The rising yuan, escalating production costs and trade protectionism have driven out of the market more than half of toy exporters in China, the world's largest supplier of toys.
A total of 3,631 toy exporters or 52.7 per cent of the industry's businesses shut down in 2008. They were mainly small-sized toy producers with an export value of less than $100,000, the General Administration of Customs said in a report on Tuesday.
Customs data showed only 3,507 toy exporters were still in business.
China saw a remarkable business slowdown as a result of rapid appreciation of its currency, rising human capital and production costs and falling export rebates.
From January to August, the country exported 35.29 billion yuan ($5.17 billion) worth of toys, up 1.3 per cent from the same time period in 2007. However, the growth rate is actually 21.80 per cent slower than that of last year.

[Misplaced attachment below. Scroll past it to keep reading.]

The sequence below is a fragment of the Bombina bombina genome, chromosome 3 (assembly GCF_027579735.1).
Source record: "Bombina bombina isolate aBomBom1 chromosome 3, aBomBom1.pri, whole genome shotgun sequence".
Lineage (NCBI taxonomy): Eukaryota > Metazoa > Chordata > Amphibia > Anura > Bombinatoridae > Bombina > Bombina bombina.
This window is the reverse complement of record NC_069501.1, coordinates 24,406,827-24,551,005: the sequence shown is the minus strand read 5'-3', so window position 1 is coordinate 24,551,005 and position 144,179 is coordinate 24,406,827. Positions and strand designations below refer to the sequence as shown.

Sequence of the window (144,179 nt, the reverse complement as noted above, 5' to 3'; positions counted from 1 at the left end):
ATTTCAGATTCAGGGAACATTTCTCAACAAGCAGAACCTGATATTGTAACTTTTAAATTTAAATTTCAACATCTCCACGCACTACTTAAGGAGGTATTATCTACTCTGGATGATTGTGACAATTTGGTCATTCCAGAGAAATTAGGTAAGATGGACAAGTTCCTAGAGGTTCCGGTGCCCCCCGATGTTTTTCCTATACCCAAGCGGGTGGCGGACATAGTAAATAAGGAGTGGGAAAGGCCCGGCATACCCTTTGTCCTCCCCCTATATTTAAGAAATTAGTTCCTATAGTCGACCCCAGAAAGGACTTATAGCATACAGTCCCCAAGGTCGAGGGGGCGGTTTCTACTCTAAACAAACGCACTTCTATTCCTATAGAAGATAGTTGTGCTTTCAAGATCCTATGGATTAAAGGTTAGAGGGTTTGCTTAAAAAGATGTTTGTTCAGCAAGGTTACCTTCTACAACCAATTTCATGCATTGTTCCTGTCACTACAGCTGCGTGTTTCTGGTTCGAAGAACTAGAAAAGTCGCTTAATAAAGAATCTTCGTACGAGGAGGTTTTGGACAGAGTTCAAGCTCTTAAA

According to the customs report, the US credit crisis is part of the reason exports to the US dropped 5.2 per cent to $1.62 billion in the first seven months of the year.
The General Administration of Customs also blamed small-sized toy producers for not adapting to policy and export environment changes. Growing global trade protectionism is another reason the toy industry was hit hard, the report said.
"Last year was the most difficult time in decades for the Chinese toy industry," Xinhua news agency quoted the vice chairman of the China Toy Association, Liang Mei, as saying.
Western countries raised quality standards and issued several recalls on Chinese toys in 2007.
Liang said those standards forced domestic exporters to jack up production costs, thus driving many small-sized companies out of the market.
To repair the image of toys made in China, Beijing banned many unqualified firms from exporting toys.